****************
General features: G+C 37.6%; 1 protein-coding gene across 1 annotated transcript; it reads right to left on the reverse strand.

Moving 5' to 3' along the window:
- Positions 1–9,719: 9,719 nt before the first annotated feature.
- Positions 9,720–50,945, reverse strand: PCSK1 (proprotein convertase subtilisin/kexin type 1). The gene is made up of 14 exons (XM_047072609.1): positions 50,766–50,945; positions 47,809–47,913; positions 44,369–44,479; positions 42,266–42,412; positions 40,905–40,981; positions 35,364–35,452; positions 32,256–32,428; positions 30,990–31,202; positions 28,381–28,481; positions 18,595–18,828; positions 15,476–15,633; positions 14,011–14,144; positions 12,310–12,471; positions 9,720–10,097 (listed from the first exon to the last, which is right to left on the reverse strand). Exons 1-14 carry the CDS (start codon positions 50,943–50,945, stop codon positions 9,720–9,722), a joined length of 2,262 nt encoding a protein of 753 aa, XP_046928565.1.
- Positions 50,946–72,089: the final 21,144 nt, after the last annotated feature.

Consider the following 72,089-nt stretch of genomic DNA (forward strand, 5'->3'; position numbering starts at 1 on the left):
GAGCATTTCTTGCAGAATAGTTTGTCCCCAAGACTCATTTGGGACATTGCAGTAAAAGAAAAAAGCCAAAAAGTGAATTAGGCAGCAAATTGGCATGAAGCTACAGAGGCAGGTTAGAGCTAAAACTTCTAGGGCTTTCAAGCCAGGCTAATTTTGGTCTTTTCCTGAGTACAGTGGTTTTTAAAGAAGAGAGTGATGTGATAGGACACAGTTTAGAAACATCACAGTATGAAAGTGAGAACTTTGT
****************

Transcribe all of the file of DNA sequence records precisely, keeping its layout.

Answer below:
General features: G+C 37.6%; 1 protein-coding gene across 1 annotated transcript; it reads right to left on the reverse strand.

Moving 5' to 3' along the window:
- Positions 1–9,719: 9,719 nt before the first annotated feature.
- Positions 9,720–50,945, reverse strand: PCSK1 (proprotein convertase subtilisin/kexin type 1). The gene is made up of 14 exons (XM_047072609.1): positions 50,766–50,945; positions 47,809–47,913; positions 44,369–44,479; positions 42,266–42,412; positions 40,905–40,981; positions 35,364–35,452; positions 32,256–32,428; positions 30,990–31,202; positions 28,381–28,481; positions 18,595–18,828; positions 15,476–15,633; positions 14,011–14,144; positions 12,310–12,471; positions 9,720–10,097 (listed from the first exon to the last, which is right to left on the reverse strand). Exons 1-14 carry the CDS (start codon positions 50,943–50,945, stop codon positions 9,720–9,722), a joined length of 2,262 nt encoding a protein of 753 aa, XP_046928565.1.
- Positions 50,946–72,089: the final 21,144 nt, after the last annotated feature.

Consider the following 72,089-nt stretch of genomic DNA (forward strand, 5'->3'; position numbering starts at 1 on the left):
GAGCATTTCTTGCAGAATAGTTTGTCCCCAAGACTCATTTGGGACATTGCAGTAAAAGAAAAAAGCCAAAAAGTGAATTAGGCAGCAAATTGGCATGAAGCTACAGAGGCAGGTTAGAGCTAAAACTTCTAGGGCTTTCAAGCCAGGCTAATTTTGGTCTTTTCCTGAGTACAGTGGTTTTTAAAGAAGAGAGTGATGTGATAGGACACAGTTTAGAAACATCACAGTATGAAAGTGAGAACTTTGT